Mainstreaming a health systems approach to maternal health programming: transdisciplinary research in Rwanda and South Africa

In this WOTRO funded project, which runs from July 2012 to July 2016, NICHE collaborates with the Ministry of Health in Rwanda, the Centre for Health Policy at the University of the Witwatersrand in South Africa and the Public Health department at the University of the Western Cape, South Africa.

Too many women in low- and middle-income countries still die as a direct result of pregnancy and childbirth. We know from experiences in high-income countries that the vast majority of these deaths are preventable. Most experts argue that strengthening various aspects of the health system (as conceptualized in the WHO building blocks) is the solution, but it is not clear how these building blocks interact and mutually reinforce each other. There is uncertainty about the type of health system interventions that have been most successful and are best value for money. Demand-side interventions also appear critical for improving maternal health.

We postulate that the key steps needed to improve services in pregnancy include holding maternal health managers accountable for these services and encouraging community participation to thus increase patient demand. Much more may be needed to improve the skills of public-sector managers and enhance team-work, for instance in the use of routinely detection of women with high-risk pregnancies, the timely referral of women in labour for emergency obstetric care and drawing lessons from a systematic analysis of near-misses and instances of maternal or neonatal death.

Objectives of the research project
The research project aims to generate knowledge on how health systems strengthening can improve maternal health, and which health system supply and demand initiatives have the largest impact. Using a combination of systematic and realist reviews, secondary data analysis and primary data collection and analysis, the key components of health systems that countries currently prioritise in their efforts to improve maternal health will be identified and tested in four sub-projects. These four sub-projects are related to the two main objectives of the research project, as follows.

Objective 1: Define the evidence base for the synergies between health (support) systems and maternal health
1a. Systematic review of peer-reviewed literature (primary studies and previous reviews);
1b. Realist and desk review, involving Rwanda, South Africa and three other purposively
selected low-and middle-income countries.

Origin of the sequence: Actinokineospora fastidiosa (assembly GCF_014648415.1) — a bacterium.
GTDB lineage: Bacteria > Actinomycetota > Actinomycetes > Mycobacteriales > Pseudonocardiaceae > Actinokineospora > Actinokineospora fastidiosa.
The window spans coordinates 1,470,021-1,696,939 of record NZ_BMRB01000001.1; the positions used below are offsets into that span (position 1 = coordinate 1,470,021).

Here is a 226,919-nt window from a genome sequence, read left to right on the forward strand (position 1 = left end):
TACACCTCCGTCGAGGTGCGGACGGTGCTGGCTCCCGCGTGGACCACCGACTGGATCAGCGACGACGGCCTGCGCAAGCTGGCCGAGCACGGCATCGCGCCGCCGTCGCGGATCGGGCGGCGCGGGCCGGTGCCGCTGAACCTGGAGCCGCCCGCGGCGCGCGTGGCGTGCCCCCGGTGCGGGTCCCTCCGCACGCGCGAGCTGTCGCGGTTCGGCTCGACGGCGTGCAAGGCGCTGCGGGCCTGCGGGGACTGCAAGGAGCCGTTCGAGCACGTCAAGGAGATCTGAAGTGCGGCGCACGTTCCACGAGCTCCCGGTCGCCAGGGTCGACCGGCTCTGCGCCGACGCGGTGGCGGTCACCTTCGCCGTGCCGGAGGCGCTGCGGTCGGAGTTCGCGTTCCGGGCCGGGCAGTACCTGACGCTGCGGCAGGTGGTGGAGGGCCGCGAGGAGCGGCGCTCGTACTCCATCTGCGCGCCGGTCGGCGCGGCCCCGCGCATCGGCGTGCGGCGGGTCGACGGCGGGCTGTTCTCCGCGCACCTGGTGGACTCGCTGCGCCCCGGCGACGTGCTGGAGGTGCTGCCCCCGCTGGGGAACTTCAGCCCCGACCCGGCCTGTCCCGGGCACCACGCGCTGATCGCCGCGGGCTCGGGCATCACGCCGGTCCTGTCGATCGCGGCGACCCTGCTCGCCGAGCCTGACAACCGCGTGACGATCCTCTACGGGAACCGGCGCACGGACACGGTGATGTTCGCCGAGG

Objective 2: Improving maternal health policy and practice in Rwanda and selected provinces in South Africa.

2a. Primary descriptive research through qualitative interviews, case studies and health system
2b. Intervention research: action research, active dissemination of study findings and policy

Ongoing sub-projects include: a systematic review entitled “Health system and community-based interventions for improving maternal health and reducing maternal health inequalities in low- and middle-income countries: a two-stage mixed-methods research synthesis”; and a ”Realist review delineating the contribution of health system building blocks and demand initiatives to improving maternal health in Sub-Saharan Africa”.

Through a case study approach in Rwanda and two sites in South Africa, illustrative successes and failures in efforts to improve maternal health services will be documented, with a particular focus on emergency obstetric care, and issues of health worker motivation and leadership:
- Eastern Cape case study: A comprehensive approach to access to high quality maternity services in rural areas: describing and strengthening an integrated comprehensive maternity services package in OR Tambo District;
- Gauteng case study: An assessment of emergency obstetric care in a South African district: a health systems lens;
- Rwanda case study: Exploring opportunities to improve emergency obstetric care in Rwanda.

The WOTRO grant covers the cost of training two PhD candidates (one from Rwanda, one from South Africa), to conduct their PhD studies at Radboudumc and UWC, respectively, in the field of policy and health systems research.
Principal investigator : Dr Duane Blaauw, Senior researcher, Faculty of Health Sciences / CHP, University of the Witwatersrand, Johannesburg, South Africa.

Staff Members involved:
Related publications: